Lifestyle | Parenting | Wellbeing | Mental Health

Working from home

To cut a long story short I never went back to the job I left after having my first child. Instead I managed to land myself a job working from home looking after an online Amazon store for a local company. This really was pure luck, as the turmoil I endured throughout maternity leave was horrible. That, and suffering from Post Natal Depression (PND) at the time. I had tried all sorts of ventures to try and make something work before decision day came. This included an MLM company, getting crafty, training as a make-up artist (which I still withhold the knowledge), looking into setting up a business and the amount of times I started blogging but didn’t see it through was countless!

A desk featuring 2 laptops side by side and a notepad

When I got the job I knew how lucky I was. It was tough but worth it. I was able to look after bubba, keep on top of the house and bring in some money at the same time. As I learnt new skills the job role changed over the months that followed. I then became more involved with the content writing, blogging and social media side of the company. All was going fairly smoothly, that was until baby number two came along.

I now had two children, with a two year age gap, to look after. Along with holding down a 20 hour a week job, house and anything else that came my way. It all got too much, the demands on me and my time were getting greater and greater, and when my youngest was 18 months, that’s it, I broke down. It had all gotten too much, I couldn’t take the pressure anymore, something had to give!

After a long chat with my husband and bucket loads of tears (mine) we decided that the only thing that could possibly ease the pressure was my workload. In order to look after the children I had to look after myself. So the next day that is exactly what I did – I handed in my notice. At the time it made me feel sick to the stomach, but at the same time strangely comforting. I knew wholeheartedly it was the right thing to do!

Stay at home mum

I now had this new outlook. I didn’t have any deadlines or pressure on me to get something done. I was able to solely focus on my family, which is exactly what I did. I was able to arrange play-dates, have people over, not go out if I didn’t want too, the only thing I had to watch was money (lack of). The house was tidy, I felt in control, I was actually on top of everything.

I loved it, for a while, but slowly had the feeling of ‘this isn’t me’ creeping in. I like to use my brain, be independent, and contribute to the household financially. I knew the pressure I had was now upon my husbands shoulders – financial pressure is an awful thing! My husband and I had given ourselves a time frame of six months to see where we were. After a month I knew one of things I wanted to do was to have my own blog, always have. As I didn’t have the financial pressure I had before I knew that now was the time to get it locked down. So, here is the result, The Motor Mum. I knew it wasn’t going to make me any money, but I love it and it’s my little space to do with as I wish!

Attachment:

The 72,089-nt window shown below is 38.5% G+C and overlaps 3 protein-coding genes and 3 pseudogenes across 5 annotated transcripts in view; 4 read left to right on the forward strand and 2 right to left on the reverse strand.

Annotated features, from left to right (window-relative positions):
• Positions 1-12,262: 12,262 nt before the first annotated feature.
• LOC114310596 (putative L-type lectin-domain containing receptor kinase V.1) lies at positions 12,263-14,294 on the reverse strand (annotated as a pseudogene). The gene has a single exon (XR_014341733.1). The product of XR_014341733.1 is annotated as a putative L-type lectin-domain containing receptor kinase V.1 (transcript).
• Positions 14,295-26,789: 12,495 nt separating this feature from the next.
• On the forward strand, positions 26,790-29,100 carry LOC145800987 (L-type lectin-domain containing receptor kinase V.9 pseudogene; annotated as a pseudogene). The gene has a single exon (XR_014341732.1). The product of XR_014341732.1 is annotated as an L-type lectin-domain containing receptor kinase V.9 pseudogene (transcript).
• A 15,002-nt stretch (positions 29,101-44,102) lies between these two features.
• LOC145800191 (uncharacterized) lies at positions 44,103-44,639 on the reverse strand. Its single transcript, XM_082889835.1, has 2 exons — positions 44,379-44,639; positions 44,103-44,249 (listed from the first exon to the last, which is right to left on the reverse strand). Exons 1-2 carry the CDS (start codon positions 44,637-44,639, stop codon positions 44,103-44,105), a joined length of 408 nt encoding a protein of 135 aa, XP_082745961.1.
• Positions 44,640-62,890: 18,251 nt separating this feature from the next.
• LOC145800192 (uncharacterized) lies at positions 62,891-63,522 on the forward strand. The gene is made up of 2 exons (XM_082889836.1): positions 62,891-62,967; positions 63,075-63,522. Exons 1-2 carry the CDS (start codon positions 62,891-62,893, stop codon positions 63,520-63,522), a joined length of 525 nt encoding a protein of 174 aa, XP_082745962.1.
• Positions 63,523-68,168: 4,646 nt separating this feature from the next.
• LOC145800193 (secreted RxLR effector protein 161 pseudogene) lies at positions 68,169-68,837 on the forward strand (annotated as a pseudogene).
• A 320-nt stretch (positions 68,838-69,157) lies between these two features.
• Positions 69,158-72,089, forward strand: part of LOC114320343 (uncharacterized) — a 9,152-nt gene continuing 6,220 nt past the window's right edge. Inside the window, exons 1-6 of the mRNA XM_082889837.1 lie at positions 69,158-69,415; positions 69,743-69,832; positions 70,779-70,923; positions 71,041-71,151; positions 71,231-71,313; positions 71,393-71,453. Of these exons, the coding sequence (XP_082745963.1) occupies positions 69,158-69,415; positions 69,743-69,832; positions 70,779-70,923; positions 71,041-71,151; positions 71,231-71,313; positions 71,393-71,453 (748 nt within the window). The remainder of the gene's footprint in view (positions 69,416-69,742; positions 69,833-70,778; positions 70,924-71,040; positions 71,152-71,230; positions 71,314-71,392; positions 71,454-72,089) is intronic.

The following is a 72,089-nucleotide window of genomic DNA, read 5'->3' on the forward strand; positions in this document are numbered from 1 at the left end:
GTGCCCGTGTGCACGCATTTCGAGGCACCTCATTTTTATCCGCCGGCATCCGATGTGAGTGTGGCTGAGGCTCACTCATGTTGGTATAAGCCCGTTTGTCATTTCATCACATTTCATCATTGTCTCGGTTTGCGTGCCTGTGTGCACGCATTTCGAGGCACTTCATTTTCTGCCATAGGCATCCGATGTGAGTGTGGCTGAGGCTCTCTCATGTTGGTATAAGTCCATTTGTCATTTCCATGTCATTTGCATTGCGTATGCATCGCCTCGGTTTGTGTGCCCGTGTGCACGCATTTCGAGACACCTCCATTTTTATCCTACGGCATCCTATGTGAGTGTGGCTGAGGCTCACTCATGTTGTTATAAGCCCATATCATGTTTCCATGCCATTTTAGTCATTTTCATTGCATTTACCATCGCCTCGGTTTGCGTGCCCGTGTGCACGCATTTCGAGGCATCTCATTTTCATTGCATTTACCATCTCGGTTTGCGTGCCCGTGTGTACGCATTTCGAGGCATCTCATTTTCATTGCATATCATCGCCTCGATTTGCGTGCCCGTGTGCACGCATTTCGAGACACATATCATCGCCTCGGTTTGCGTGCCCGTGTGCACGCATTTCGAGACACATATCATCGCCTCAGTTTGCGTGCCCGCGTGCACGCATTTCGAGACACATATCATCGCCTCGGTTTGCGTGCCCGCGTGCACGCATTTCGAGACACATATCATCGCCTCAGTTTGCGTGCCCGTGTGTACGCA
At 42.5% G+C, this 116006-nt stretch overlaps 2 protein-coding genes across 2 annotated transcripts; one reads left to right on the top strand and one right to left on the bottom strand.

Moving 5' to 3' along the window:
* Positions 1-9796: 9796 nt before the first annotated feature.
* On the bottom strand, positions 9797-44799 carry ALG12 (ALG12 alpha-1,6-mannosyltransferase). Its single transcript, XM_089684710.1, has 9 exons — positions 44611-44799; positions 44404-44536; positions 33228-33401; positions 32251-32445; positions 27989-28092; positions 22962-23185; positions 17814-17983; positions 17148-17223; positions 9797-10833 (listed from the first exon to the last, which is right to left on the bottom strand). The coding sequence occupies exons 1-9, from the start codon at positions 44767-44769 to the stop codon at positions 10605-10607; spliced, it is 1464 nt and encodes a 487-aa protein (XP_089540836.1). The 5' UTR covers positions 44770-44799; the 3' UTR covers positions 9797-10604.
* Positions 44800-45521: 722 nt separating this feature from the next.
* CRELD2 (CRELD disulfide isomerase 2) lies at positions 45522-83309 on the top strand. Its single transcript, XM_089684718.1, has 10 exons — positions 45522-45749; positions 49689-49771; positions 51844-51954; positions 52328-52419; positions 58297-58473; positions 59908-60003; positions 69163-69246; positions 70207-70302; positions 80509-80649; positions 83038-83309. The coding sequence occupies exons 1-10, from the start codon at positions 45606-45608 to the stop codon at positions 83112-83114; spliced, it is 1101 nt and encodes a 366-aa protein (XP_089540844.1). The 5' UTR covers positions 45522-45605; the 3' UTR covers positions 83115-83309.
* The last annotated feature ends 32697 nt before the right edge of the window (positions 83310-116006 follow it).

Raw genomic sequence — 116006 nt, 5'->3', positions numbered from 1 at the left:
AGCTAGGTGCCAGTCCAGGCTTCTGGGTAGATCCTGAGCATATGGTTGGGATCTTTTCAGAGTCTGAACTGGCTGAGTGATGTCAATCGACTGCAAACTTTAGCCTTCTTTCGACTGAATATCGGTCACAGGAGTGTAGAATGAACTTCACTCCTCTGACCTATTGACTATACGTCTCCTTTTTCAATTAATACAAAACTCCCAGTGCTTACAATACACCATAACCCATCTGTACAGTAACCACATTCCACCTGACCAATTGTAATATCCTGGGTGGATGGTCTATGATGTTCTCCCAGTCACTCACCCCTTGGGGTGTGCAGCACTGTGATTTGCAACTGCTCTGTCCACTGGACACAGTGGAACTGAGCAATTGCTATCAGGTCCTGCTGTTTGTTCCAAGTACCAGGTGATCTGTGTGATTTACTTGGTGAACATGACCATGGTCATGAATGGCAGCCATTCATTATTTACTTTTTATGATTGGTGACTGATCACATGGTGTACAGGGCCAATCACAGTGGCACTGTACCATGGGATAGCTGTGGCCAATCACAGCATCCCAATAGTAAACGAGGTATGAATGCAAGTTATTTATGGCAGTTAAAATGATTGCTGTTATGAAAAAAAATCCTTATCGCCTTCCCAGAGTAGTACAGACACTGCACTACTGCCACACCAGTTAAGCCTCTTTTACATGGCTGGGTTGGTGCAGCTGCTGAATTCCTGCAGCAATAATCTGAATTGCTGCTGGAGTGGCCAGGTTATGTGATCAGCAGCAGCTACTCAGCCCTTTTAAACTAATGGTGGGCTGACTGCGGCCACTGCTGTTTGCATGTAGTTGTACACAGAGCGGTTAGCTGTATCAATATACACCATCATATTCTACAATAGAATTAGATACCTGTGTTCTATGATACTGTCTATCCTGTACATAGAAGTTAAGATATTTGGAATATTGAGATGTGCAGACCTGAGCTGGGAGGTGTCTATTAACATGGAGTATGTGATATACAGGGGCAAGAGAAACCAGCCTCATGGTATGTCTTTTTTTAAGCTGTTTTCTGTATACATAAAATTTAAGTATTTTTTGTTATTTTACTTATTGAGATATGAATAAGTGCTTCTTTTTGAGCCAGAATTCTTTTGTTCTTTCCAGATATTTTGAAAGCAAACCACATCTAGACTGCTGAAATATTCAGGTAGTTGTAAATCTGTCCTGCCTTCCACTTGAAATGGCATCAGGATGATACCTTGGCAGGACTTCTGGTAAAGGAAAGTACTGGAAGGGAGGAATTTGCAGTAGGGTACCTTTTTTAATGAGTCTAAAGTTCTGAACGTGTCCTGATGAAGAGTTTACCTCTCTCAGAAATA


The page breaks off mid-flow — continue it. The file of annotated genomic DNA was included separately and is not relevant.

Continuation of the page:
Positive Thoughts

After a pretty rough time I was starting to feel more in line with myself, and after much deliberation, exploration and honesty I had narrowed down the path I wanted to take. Well, it came to me a little earlier than expected. The company I used to work for required a copywriter. I was in a much a better place and the work load suited my circumstances so I jumped at the opportunity to apply for the job. It was a nerve-wracking few days as I knew this is what I wanted, and it would be ideal, so I sent all the positive vibes out I could into the universe (law of attraction) and in return I was rewarded for my efforts. I now feel like I’m happier, hubby is happier, and I feel like I have a better work/life balance.

Go Get Em mug, plant, notebook and pen on a table

Benefits to working from home:

You can set your own hours

You can work at your own pace

You can work around other commitments

You can work around your family/children

You can be there when needed

You can earn some money

You can set a good example

There is no commute!

Disadvantages to working from home:

You have to self-motivate

It can get lonely

There is the possibility of distraction

You have to fit work around family / children

You often have to work evenings and weekends

There are no set working times

There is no holidays or sick pay (self-employed)

All in all…

I know I am extremely lucky to be able to work from home, around my children, but please don’t assume it’s rosy all of the time. A lot of forward planning is required to make each day go smoothly, and some days it is a complete epic fail. I feel at the moment I have a nice balance which I am extremely grateful for.

I’m in a good place now, I love what I do and I can care for my family – even if it means running around like a blue arsed fly a lot of the time – you get me!

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5 responses to “Working from home”

  1. Mother Perry says:

    I really enjoyed reading this. I think that money and going back to work is the most worrying thing when you’re on Mat leave and going back to a job that’s too demanding takes it’s toll. It’s good you managed to find a way to work from home and suit your hours.

  2. Such a good pros and cons list – I’ve been self-employed for seven years now, ever since University. So I can completely understand these feels! (minus the baby stuff)

  3. Alice Spake says:

    Working from home is such hard work! People just don’t realise at all xx

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